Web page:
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A new framework to help improve patient care including avoiding unnecessary amputations and deaths in people with diabetic foot disease has been published.
The report, by a host of the main organisations who care for people with diabetic foot disease, aims to make sure patients with acute diabetic foot disease receive high quality care wherever they present.
Foot complications are common in people with diabetes with between five and seven per cent of people with diabetes having a current or previous foot ulceration.
Professor Jonathan Valabhji, NHS England’s National Clinical Director for Diabetes and Obesity, worked with a number of key organisations to produce the report including: the British Orthopaedic Association, the British Orthopaedic Foot and Ankle Society, the Vascular Society, Diabetes UK, the Association of British Clinical Diabetologists, Foot in Diabetes UK; and the British Association of Prosthetists and Orthotists.
“If we can ensure patients with diabetes have the appropriate, high quality care they deserve across the country then we can prevent amputations,” said Professor Valabhji.
“There are several steps we can take to ensure this happens, one of which is to ensure that those presenting with active diabetic foot disease have rapid access to a multidisciplinary diabetic foot service. Higher mortality rates are thought to be related to heart disease and therefore we also need to ensure the all-round health of the patient is cared for, including addressing their overall cardiovascular disease risk.”
Diabetes is the most common cause of non-traumatic limb amputation, with diabetic foot ulcers preceding more than 80 per cent of amputations in people with diabetes.
Around 50 per cent of people die within five years of developing a diabetic foot ulcer.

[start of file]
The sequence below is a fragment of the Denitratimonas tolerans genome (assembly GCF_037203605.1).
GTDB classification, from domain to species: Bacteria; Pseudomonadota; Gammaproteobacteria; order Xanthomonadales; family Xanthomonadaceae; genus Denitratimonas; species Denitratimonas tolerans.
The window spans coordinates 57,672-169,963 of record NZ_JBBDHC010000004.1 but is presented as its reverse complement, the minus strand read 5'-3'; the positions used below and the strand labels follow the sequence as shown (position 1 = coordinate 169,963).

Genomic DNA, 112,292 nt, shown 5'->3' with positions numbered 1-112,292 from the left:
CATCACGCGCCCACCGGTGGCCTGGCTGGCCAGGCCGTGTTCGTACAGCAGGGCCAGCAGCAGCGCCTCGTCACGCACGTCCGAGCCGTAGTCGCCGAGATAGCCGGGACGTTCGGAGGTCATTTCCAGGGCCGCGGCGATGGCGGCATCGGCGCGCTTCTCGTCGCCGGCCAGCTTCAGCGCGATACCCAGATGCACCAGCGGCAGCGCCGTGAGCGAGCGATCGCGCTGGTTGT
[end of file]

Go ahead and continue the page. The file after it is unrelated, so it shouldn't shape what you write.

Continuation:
The framework, for the operational delivery of hospital trust based diabetic foot services, recommends service provision is geared towards meeting patient priorities including:
- To get better, as quickly as possible, whilst reducing risk of further morbidity.
- To avoid hospital admission if possible, and certainly admission to a hospital that is distant from home.
- To avoid major and minor amputation.
- To be managed speedily, effectively and efficiently with management plans focused on the patient’s individual circumstances and their personal needs.
- To have their diabetes and other medical conditions well managed at the same time that their foot disease is being assessed and treated.
High mortality after amputation is believed to be associated with cardiovascular disease, and emphasises the importance of good diabetic and cardiovascular risk management.
These are joint recommendations from: British Orthopaedic Association, British Orthopaedic Foot and Ankle Society, Vascular Society, Diabetes UK, Association of British Clinical Diabetologists, Foot in Diabetes UK and the British Association of Prosthetists and Orthotists.
The whole pathway has three areas: foot screening, foot protection for those identified through screening to be at high risk of foot disease, and a multidisciplinary foot care service for those with active diabetic foot disease – all consistent with the new NICE guidance which details the process.
The recommendations say commissioners should make sure all patients with diabetic foot problems have rapid and equal access to services, regardless of location, in order to optimise care and reduce amputation rates.
They describe the key systems, processes and standards needing to be in place to achieve this goal.
The recommendations cover:
- Service design
- Foot screening
- Foot protection
- Multi-disciplinary foot care service
- Outpatient Management of Acute Diabetic Foot Complications
- Management of Diabetic Foot Emergencies, including discharge Planning
- Management of the patient undergoing major amputation
- Monitoring implementation using the National Diabetes Footcare Audit (NDFA)